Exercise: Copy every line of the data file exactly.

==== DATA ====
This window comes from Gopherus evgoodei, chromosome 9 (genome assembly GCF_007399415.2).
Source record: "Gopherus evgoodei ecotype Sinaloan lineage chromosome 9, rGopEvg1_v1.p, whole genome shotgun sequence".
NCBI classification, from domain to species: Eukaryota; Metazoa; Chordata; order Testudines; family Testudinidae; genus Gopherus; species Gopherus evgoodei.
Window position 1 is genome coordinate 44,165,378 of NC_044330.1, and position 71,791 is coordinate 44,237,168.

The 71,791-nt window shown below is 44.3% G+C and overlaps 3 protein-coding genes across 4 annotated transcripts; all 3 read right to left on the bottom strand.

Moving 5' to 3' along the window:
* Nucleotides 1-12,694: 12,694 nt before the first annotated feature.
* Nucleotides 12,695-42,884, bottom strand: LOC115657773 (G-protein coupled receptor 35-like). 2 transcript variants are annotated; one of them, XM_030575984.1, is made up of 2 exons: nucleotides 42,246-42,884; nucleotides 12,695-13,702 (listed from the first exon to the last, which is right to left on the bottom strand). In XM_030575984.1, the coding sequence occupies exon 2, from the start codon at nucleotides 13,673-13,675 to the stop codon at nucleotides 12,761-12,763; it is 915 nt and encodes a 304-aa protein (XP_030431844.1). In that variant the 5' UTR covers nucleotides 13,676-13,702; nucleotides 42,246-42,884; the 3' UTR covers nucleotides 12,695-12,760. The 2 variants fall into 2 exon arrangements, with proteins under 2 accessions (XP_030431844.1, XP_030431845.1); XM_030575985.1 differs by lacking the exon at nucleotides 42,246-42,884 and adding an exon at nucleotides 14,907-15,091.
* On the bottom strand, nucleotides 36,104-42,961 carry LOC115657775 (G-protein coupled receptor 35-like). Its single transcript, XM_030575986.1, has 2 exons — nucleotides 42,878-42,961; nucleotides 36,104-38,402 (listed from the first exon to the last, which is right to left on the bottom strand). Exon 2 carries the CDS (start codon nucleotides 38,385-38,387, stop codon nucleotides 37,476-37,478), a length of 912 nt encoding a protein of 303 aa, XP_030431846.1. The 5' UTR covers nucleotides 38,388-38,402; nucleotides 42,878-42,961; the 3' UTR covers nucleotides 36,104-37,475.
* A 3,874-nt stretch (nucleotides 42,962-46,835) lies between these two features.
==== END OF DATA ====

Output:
This window comes from Gopherus evgoodei, chromosome 9 (genome assembly GCF_007399415.2).
Source record: "Gopherus evgoodei ecotype Sinaloan lineage chromosome 9, rGopEvg1_v1.p, whole genome shotgun sequence".
NCBI classification, from domain to species: Eukaryota; Metazoa; Chordata; order Testudines; family Testudinidae; genus Gopherus; species Gopherus evgoodei.
Window position 1 is genome coordinate 44,165,378 of NC_044330.1, and position 71,791 is coordinate 44,237,168.

The 71,791-nt window shown below is 44.3% G+C and overlaps 3 protein-coding genes across 4 annotated transcripts; all 3 read right to left on the bottom strand.

Moving 5' to 3' along the window:
* Nucleotides 1-12,694: 12,694 nt before the first annotated feature.
* Nucleotides 12,695-42,884, bottom strand: LOC115657773 (G-protein coupled receptor 35-like). 2 transcript variants are annotated; one of them, XM_030575984.1, is made up of 2 exons: nucleotides 42,246-42,884; nucleotides 12,695-13,702 (listed from the first exon to the last, which is right to left on the bottom strand). In XM_030575984.1, the coding sequence occupies exon 2, from the start codon at nucleotides 13,673-13,675 to the stop codon at nucleotides 12,761-12,763; it is 915 nt and encodes a 304-aa protein (XP_030431844.1). In that variant the 5' UTR covers nucleotides 13,676-13,702; nucleotides 42,246-42,884; the 3' UTR covers nucleotides 12,695-12,760. The 2 variants fall into 2 exon arrangements, with proteins under 2 accessions (XP_030431844.1, XP_030431845.1); XM_030575985.1 differs by lacking the exon at nucleotides 42,246-42,884 and adding an exon at nucleotides 14,907-15,091.
* On the bottom strand, nucleotides 36,104-42,961 carry LOC115657775 (G-protein coupled receptor 35-like). Its single transcript, XM_030575986.1, has 2 exons — nucleotides 42,878-42,961; nucleotides 36,104-38,402 (listed from the first exon to the last, which is right to left on the bottom strand). Exon 2 carries the CDS (start codon nucleotides 38,385-38,387, stop codon nucleotides 37,476-37,478), a length of 912 nt encoding a protein of 303 aa, XP_030431846.1. The 5' UTR covers nucleotides 38,388-38,402; nucleotides 42,878-42,961; the 3' UTR covers nucleotides 36,104-37,475.
* A 3,874-nt stretch (nucleotides 42,962-46,835) lies between these two features.